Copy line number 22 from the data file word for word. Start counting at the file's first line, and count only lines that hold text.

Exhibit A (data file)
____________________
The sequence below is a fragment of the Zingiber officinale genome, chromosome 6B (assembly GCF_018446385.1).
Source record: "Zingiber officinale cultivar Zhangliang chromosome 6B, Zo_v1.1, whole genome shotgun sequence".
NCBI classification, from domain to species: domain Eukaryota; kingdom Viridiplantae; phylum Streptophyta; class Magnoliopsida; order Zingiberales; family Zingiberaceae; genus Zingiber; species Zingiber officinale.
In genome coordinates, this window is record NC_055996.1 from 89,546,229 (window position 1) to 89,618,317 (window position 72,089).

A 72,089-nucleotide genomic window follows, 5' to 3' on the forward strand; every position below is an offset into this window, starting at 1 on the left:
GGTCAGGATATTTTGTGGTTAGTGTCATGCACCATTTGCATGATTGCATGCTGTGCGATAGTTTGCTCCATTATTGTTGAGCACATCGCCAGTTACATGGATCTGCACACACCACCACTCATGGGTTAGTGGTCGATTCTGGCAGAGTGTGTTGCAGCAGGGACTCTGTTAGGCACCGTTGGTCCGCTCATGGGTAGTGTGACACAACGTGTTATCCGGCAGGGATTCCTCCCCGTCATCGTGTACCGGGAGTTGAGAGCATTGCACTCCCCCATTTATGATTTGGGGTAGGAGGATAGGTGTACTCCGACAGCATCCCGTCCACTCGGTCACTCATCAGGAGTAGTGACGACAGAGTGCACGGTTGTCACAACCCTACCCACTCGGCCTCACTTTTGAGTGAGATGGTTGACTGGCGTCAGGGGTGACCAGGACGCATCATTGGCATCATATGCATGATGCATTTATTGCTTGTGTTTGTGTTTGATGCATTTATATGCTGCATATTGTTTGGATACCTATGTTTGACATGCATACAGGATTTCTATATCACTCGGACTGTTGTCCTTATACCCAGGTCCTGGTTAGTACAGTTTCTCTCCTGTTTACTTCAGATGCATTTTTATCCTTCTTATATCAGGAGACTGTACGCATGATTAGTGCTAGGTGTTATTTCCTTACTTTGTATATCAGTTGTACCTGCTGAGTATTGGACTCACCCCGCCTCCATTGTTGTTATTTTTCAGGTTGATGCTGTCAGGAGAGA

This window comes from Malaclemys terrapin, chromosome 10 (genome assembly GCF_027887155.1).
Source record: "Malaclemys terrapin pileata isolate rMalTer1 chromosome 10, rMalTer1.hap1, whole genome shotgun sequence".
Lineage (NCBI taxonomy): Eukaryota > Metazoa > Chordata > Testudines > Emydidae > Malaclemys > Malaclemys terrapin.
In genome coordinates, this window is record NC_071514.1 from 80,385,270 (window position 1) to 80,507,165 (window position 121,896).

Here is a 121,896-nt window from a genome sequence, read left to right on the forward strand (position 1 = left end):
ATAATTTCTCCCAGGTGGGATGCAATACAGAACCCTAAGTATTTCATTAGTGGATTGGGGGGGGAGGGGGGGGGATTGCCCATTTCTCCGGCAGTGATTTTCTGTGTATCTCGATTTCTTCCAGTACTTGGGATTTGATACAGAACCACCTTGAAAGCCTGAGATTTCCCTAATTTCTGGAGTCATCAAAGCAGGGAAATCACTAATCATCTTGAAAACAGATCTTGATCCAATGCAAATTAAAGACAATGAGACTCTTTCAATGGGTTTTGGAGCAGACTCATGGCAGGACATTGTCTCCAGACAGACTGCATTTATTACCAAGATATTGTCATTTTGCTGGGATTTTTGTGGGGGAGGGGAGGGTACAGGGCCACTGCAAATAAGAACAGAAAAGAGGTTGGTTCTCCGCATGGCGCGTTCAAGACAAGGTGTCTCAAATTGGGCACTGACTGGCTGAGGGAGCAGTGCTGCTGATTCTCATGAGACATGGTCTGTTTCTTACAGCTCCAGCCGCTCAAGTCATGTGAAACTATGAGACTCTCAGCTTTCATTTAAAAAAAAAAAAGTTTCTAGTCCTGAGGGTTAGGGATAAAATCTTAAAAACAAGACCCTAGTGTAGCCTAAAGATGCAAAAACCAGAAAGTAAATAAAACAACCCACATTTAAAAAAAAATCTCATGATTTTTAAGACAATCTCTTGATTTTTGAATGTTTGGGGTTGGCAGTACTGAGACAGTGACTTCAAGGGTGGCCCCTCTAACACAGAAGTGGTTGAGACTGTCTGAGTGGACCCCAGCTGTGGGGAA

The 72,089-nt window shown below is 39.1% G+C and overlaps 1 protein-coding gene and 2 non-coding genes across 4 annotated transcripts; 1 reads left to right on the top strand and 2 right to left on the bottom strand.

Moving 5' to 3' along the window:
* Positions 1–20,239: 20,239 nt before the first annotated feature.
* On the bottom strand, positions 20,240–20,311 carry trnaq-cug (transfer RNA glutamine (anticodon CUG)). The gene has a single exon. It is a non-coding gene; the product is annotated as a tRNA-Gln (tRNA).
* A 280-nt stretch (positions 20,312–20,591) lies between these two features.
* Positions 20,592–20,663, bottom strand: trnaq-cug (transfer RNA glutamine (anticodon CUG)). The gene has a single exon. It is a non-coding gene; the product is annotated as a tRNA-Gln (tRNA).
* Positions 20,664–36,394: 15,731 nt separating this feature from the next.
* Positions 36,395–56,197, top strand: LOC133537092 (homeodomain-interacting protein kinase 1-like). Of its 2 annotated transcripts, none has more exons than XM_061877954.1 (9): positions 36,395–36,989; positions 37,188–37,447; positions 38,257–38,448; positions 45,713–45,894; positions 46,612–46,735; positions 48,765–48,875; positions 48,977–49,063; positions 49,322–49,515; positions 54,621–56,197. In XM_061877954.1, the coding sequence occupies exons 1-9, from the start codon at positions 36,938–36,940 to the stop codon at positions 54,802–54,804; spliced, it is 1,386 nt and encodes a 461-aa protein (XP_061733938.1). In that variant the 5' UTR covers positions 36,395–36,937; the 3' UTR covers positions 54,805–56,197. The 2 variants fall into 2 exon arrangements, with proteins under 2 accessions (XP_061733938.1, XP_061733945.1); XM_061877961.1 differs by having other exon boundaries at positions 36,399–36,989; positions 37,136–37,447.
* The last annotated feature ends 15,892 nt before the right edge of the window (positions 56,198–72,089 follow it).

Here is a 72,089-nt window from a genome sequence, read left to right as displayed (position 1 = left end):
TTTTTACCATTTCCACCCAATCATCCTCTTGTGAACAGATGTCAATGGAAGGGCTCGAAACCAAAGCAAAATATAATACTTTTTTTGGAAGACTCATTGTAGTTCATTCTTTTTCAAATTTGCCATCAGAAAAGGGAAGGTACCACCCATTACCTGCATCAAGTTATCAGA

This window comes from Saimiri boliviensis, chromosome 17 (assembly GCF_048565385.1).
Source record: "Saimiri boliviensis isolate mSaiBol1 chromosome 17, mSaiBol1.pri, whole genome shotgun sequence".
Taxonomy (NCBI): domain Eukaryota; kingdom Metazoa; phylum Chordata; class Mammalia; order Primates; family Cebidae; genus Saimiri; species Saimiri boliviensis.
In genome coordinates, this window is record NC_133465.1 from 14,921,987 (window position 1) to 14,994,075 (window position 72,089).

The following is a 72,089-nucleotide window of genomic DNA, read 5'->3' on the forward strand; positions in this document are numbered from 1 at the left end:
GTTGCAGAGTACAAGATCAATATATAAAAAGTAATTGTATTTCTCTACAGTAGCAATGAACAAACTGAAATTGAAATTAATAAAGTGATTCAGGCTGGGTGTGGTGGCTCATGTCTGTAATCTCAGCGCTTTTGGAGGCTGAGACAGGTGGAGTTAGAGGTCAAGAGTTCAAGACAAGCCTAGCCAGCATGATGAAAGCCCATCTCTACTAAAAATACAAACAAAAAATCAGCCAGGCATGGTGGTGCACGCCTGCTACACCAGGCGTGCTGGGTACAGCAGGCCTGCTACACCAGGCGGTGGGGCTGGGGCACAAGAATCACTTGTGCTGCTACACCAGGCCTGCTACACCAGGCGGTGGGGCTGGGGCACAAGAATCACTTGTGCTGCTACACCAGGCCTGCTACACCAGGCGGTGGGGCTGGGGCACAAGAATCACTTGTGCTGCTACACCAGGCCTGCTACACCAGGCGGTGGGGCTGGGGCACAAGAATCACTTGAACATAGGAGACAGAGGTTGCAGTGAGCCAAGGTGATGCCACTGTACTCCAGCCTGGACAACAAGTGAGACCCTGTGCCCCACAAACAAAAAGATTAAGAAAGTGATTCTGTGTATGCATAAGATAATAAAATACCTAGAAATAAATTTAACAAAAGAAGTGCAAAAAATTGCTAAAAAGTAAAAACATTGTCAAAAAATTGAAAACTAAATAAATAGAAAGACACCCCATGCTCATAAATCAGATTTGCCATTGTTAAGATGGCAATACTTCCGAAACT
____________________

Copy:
Here is a 72,089-nt window from a genome sequence, read left to right as displayed (position 1 = left end):